Oil prices rallied in Asia Wednesday on signs the US Congress was nearing an agreement on a massive stimulus package to help the coronavirus-ravaged American economy, tracking record Wall Street gains.
International benchmark Brent crude was up 2.9 percent to trade at nearly $28 per barrel, while US benchmark West Texas Intermediate rose 3.5 percent to nearly $25 per barrel.
Both contracts have hit multi-year lows in recent weeks as lockdowns and travel restrictions to fight the virus hit demand, and with top producers Saudi Arabia and Russia engaged in a price war.
Wednesday's gains came after the Dow surged 11.4 percent, its biggest one-day percentage increase since 1933, on indications Congress is nearing agreement on a rescue package for the US economy that could amount to more than $2 trillion.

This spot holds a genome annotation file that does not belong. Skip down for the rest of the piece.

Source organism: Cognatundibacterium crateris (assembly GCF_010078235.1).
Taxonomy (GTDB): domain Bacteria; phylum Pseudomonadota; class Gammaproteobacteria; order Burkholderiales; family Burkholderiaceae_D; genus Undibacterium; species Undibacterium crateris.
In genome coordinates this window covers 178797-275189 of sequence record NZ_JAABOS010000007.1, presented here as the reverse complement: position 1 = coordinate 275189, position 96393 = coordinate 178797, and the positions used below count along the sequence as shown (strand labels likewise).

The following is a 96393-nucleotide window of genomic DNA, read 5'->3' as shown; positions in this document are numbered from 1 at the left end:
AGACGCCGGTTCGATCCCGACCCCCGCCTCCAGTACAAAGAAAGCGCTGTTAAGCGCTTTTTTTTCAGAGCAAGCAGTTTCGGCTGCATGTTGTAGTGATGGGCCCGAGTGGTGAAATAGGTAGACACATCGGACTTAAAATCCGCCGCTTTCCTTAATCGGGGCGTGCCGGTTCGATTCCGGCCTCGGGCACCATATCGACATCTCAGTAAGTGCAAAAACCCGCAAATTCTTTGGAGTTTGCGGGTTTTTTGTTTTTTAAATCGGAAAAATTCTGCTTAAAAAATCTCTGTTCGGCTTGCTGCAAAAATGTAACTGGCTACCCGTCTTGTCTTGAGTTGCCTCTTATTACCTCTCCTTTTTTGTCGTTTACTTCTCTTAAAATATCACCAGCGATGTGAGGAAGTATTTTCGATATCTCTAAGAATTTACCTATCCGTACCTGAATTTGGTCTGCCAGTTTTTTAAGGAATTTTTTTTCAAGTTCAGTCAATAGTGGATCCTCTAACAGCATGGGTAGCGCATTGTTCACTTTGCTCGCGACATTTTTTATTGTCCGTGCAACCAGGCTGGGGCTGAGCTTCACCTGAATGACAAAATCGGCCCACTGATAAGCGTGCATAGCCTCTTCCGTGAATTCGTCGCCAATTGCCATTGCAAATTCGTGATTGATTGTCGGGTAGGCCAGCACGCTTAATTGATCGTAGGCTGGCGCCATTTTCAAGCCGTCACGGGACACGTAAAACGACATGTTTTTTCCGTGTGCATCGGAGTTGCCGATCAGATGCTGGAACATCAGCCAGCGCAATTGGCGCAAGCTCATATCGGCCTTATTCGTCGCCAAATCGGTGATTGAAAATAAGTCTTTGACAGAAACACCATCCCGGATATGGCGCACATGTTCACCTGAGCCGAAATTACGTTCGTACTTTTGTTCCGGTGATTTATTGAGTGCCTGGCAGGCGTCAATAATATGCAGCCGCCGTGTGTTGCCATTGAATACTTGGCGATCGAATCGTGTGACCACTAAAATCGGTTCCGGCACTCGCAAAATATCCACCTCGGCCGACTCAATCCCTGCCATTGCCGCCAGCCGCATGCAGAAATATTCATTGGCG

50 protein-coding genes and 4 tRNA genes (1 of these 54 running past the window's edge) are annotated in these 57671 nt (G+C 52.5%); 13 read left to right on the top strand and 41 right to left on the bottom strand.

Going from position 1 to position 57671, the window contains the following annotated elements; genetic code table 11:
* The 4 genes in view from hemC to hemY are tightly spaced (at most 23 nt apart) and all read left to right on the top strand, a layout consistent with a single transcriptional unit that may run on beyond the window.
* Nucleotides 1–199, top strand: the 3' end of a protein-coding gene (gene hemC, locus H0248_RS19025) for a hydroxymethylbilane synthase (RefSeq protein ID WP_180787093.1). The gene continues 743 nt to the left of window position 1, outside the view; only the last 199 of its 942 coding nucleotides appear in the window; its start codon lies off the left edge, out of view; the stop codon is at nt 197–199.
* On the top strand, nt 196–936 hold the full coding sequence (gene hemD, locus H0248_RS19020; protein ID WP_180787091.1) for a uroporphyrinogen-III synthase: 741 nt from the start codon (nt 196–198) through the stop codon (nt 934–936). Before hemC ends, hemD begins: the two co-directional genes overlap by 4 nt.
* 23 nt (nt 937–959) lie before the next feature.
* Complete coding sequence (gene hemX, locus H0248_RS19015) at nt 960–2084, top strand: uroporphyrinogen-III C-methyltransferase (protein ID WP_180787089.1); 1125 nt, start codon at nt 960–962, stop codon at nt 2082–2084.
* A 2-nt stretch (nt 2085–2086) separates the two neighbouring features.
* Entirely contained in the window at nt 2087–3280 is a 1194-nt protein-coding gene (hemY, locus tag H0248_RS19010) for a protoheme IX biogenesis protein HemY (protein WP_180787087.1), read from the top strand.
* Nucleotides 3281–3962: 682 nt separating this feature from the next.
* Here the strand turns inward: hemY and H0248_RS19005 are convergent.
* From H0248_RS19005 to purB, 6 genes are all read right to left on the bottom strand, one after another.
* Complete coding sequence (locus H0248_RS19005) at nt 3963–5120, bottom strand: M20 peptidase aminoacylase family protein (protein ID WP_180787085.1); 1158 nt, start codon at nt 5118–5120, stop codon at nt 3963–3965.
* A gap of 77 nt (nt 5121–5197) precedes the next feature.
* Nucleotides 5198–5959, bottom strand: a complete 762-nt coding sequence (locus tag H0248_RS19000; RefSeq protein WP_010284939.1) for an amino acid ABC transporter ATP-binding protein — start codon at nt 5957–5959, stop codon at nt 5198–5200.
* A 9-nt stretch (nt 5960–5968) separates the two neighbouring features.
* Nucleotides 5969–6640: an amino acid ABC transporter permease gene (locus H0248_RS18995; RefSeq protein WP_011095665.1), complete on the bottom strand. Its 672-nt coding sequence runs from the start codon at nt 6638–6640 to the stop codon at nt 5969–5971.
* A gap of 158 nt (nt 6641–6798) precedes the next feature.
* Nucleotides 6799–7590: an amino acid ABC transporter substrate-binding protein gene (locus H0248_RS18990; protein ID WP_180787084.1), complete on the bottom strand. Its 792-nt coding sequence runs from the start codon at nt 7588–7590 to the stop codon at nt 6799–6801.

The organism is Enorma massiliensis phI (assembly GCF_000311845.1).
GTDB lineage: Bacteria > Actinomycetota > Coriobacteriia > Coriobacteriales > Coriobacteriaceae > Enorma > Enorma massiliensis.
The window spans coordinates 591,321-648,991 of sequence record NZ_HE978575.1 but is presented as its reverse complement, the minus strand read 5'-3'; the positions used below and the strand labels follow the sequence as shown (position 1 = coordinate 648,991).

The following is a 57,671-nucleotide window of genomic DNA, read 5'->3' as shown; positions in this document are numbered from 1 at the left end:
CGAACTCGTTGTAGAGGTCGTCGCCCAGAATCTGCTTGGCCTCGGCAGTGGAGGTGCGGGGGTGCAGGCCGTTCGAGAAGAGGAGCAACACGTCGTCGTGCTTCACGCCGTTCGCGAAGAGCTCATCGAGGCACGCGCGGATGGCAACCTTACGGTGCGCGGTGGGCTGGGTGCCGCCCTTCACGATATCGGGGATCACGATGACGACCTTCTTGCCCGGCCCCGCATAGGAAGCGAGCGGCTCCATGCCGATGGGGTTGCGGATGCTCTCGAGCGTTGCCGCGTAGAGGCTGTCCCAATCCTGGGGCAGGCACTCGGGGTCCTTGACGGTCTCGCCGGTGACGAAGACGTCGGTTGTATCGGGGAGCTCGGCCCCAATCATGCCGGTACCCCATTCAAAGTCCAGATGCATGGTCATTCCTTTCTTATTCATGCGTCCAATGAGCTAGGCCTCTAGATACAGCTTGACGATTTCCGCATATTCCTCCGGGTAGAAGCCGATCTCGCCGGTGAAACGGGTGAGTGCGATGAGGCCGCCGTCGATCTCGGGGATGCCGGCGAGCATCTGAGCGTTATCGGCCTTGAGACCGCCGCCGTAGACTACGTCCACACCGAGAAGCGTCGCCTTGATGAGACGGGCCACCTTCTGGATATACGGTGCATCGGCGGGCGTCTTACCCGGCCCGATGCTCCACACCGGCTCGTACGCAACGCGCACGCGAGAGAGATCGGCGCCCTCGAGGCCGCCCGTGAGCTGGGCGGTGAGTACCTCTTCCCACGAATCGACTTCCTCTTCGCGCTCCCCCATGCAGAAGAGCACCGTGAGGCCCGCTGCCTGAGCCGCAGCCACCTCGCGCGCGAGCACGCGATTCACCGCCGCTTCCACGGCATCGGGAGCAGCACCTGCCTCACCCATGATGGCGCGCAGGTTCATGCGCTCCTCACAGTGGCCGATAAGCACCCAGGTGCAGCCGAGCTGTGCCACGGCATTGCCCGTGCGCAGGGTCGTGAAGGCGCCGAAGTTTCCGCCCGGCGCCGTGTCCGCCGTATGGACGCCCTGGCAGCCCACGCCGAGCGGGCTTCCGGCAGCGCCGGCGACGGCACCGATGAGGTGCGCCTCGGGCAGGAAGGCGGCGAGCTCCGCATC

Markets were also cheered by the G7's promise to do "whatever is necessary", and the Fed's announcement Monday that it would inject unlimited money into the financial system and serve as the lender of last resort for troubled sectors.
But analysts warned the gains could be short-lived.
"The canary in the coal mine is chirping," said AxiCorp chief markets strategist Stephen Innes, adding there was an "absence of demand amid rapidly rising physical inventories".